Financially, home buyers looking to move-up have a much easier time than first-timers, who are trying to scrape up enough cash to cover a down payment and closing costs. But trade-up buyers face a whole new complication: Buy first or sell first?
This strategy makes the most sense if you're in a hot market where homes are going fast and you can buy with cash or you're in a quiet market where sellers don't have many choices and will be anxious to accommodate you, say, if you want to make your purchase offer contingent on the sale of your previous home.
See Our Special Report: Buying & Selling a Home
The main risk here is that you could get stuck making payments on two houses if your former home doesn't sell before you close on the purchase of the new one. Plus, you will have to come up with the cash for a down payment.
Many people use their home-equity line of credit as a "bridge" or "swing" loan to make a down payment. But you need a robust income to qualify for payments on up to three mortgages: the old mortgage, the line of credit and the new home mortgage.
The lender will probably turn you down for the new mortgage if the monthly payments on all three (plus any other outstanding debt) total more than 36% of your gross income (in some cases lenders may stretch the maximum to 45%). The monthly burden of payments could force you to jump at a low-ball offer for your former home-- and you can expect such offers once buyers tour your empty house and realize you're under the gun to sell.
Renting out your former home is another option, and maybe a better financial move if the rent checks more than cover the mortgage and the expense of upkeep. Tax deductions could even put you ahead of the game, but be sure to check the requirements if you want to use rental income to qualify for your next home.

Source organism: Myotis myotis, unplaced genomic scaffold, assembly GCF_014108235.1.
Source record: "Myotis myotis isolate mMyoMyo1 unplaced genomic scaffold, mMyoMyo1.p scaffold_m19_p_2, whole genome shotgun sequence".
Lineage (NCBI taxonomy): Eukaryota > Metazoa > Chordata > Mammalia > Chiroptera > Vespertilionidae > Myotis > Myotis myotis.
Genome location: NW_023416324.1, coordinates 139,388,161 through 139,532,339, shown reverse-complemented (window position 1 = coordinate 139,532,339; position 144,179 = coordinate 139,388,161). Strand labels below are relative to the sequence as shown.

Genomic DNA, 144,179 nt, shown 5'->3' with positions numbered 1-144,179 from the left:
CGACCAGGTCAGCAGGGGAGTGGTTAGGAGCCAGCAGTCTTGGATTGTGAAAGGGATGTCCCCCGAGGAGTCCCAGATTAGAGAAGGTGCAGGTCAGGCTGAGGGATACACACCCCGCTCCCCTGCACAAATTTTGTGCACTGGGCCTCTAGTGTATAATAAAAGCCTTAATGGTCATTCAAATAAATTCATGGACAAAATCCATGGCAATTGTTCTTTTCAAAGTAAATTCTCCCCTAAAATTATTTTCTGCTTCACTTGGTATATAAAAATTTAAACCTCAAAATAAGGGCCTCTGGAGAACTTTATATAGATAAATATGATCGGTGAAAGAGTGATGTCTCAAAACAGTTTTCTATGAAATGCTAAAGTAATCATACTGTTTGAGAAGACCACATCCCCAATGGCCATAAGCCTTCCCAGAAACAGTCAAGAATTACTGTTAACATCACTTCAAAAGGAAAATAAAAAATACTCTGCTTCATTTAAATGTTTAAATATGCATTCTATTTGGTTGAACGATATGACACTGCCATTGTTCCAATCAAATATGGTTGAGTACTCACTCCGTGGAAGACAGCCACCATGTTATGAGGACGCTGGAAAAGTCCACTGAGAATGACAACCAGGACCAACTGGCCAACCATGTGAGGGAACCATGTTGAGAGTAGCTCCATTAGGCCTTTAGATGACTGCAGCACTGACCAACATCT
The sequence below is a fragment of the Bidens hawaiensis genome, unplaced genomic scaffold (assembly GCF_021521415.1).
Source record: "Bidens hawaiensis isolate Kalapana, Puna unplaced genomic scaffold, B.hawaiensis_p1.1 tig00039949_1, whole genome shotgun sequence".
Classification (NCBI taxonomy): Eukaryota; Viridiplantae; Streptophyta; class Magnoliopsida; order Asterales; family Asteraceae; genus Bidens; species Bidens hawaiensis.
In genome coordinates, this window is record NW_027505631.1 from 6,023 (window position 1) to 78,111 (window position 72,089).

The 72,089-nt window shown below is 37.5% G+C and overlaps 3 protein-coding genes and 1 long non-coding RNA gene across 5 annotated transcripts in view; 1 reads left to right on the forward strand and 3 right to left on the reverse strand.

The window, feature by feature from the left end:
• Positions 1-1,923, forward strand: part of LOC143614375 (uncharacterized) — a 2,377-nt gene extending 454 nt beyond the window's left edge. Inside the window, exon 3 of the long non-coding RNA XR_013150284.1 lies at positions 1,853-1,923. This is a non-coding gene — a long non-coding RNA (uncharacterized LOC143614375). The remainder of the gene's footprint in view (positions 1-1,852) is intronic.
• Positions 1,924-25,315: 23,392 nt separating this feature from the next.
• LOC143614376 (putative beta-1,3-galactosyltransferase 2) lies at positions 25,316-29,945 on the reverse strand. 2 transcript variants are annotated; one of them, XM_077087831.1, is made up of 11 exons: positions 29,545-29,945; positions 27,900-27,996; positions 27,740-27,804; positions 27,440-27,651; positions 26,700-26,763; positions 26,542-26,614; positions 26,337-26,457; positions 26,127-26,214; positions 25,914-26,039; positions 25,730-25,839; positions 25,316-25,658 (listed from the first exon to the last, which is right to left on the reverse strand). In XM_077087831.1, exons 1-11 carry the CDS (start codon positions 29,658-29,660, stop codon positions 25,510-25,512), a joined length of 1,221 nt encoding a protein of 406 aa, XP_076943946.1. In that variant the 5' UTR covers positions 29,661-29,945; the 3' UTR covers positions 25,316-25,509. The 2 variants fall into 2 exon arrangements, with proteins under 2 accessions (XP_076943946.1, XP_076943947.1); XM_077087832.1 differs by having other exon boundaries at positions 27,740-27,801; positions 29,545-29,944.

See Also: Home Buyer's Survival Kit
If you decide to rent out your old house, most lenders will consider up to 75% of rent payments as income, as long as you have a signed lease.
Why not just make your offer to buy a new home contingent on selling your old one? Because if sellers receive multiple offers, they won't even consider yours. They won't want to waste their time on an offer that may fall through.
Real estate agents prefer that you sell first and put off serious shopping until after you've accepted an offer on your current home. That's safer for them: They don't want to waste their time nor risk loss of commission check.
Trouble is, if you've already agreed to vacate your home in 60 days, you could feel tremendous pressure to settle for a house that falls short of your ideal. And if the sellers of the house you want know you need to find a home quickly, it can be all that much harder to negotiate a good price.
If you sell first, you can take some of the heat off by negotiating better terms for your home sale.
Aim for a longer period until closing -- say, 90 days instead of 60 -- or ask the buyers if they would consider a short-term rent-back to you for another month or two after closing. (They may agree to your terms if it's a seller's market or they really want your home). Offer a security deposit -- say, a couple of thousand dollars -- and a daily rent that covers their new mortgage costs. Both parties should check with their homeowners insurance company to make sure their homes and possessions are covered during a temporary rent-back.